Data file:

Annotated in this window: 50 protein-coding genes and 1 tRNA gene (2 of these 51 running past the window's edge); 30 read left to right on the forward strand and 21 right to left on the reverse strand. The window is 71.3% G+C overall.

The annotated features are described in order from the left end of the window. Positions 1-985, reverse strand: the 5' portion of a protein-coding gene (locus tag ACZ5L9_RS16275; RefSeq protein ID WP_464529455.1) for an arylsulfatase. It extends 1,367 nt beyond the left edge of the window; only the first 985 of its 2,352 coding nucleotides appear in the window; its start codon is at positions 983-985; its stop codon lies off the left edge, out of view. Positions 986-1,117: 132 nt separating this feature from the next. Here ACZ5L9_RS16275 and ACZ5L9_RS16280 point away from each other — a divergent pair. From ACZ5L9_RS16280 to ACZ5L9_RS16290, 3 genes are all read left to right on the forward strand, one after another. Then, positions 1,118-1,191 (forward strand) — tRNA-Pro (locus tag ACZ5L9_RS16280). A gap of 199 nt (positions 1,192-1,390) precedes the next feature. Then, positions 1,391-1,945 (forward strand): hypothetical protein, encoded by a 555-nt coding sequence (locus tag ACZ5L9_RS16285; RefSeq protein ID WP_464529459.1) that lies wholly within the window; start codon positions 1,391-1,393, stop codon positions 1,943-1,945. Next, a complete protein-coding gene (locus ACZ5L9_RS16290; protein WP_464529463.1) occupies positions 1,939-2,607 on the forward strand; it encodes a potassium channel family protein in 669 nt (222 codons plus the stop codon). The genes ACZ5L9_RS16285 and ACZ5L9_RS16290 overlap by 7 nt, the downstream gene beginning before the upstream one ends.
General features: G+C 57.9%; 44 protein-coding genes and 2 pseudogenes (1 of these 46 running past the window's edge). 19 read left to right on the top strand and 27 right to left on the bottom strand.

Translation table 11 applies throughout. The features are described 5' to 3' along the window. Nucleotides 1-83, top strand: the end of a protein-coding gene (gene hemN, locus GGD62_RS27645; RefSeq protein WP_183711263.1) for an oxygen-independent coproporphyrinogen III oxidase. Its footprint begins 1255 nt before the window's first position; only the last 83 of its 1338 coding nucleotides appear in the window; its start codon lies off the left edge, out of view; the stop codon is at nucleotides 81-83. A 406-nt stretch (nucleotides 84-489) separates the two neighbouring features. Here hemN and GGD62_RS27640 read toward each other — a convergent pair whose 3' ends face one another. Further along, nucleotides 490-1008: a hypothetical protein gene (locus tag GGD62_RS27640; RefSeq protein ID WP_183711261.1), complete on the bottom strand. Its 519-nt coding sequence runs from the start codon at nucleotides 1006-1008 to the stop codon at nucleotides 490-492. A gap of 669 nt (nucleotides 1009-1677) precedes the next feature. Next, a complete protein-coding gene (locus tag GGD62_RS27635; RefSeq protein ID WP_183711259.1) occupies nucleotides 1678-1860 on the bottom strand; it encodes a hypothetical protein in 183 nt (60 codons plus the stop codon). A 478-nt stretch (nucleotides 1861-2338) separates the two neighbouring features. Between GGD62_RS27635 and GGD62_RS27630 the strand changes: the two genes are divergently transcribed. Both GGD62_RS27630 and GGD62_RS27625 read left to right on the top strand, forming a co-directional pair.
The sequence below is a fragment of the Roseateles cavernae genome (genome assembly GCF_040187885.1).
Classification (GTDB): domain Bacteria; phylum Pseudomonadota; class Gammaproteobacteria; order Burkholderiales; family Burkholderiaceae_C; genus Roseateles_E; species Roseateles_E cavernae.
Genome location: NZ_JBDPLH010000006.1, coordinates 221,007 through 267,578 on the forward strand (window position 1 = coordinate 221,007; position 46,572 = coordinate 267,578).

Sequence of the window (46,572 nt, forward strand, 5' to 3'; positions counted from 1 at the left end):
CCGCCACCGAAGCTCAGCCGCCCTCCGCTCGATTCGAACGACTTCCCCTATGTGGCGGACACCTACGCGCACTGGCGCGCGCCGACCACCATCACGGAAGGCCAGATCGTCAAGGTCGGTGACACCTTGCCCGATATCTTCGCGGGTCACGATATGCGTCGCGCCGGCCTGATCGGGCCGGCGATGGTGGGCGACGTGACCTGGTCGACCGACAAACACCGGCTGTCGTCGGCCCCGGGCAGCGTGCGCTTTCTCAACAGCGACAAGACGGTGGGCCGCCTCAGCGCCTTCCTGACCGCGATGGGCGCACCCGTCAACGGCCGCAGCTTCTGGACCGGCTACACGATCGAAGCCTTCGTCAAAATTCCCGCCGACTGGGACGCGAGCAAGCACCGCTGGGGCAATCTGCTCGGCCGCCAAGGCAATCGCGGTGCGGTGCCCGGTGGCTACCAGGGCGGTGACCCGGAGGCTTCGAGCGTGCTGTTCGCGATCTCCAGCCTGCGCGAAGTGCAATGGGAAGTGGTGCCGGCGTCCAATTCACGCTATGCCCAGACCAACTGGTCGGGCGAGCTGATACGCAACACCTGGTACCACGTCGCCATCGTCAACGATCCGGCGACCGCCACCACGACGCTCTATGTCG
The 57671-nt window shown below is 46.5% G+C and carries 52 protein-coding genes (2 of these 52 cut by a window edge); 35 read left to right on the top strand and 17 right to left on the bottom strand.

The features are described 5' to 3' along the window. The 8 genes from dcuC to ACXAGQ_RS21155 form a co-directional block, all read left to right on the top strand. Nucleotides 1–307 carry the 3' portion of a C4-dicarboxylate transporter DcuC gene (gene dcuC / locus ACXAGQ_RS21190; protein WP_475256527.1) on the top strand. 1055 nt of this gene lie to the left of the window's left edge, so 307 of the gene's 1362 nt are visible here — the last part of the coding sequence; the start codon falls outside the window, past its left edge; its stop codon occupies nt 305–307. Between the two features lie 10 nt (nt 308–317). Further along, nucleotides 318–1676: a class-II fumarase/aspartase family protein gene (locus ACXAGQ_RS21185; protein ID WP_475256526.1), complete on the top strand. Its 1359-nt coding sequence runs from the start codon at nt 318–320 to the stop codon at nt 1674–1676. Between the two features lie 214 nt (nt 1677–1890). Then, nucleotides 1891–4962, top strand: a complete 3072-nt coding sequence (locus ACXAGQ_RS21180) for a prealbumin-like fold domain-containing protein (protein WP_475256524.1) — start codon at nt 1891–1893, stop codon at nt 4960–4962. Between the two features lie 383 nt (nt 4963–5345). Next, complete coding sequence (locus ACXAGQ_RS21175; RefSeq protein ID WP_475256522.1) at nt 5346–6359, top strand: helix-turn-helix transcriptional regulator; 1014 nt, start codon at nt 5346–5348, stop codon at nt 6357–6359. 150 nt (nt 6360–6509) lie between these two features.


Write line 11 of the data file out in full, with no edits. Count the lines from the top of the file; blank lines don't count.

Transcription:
The features are described 5' to 3' along the window. The 8 genes from dcuC to ACXAGQ_RS21155 form a co-directional block, all read left to right on the top strand. Nucleotides 1–307 carry the 3' portion of a C4-dicarboxylate transporter DcuC gene (gene dcuC / locus ACXAGQ_RS21190; protein WP_475256527.1) on the top strand. 1055 nt of this gene lie to the left of the window's left edge, so 307 of the gene's 1362 nt are visible here — the last part of the coding sequence; the start codon falls outside the window, past its left edge; its stop codon occupies nt 305–307. Between the two features lie 10 nt (nt 308–317). Further along, nucleotides 318–1676: a class-II fumarase/aspartase family protein gene (locus ACXAGQ_RS21185; protein ID WP_475256526.1), complete on the top strand. Its 1359-nt coding sequence runs from the start codon at nt 318–320 to the stop codon at nt 1674–1676. Between the two features lie 214 nt (nt 1677–1890). Then, nucleotides 1891–4962, top strand: a complete 3072-nt coding sequence (locus ACXAGQ_RS21180) for a prealbumin-like fold domain-containing protein (protein WP_475256524.1) — start codon at nt 1891–1893, stop codon at nt 4960–4962. Between the two features lie 383 nt (nt 4963–5345). Next, complete coding sequence (locus ACXAGQ_RS21175; RefSeq protein ID WP_475256522.1) at nt 5346–6359, top strand: helix-turn-helix transcriptional regulator; 1014 nt, start codon at nt 5346–5348, stop codon at nt 6357–6359. 150 nt (nt 6360–6509) lie between these two features.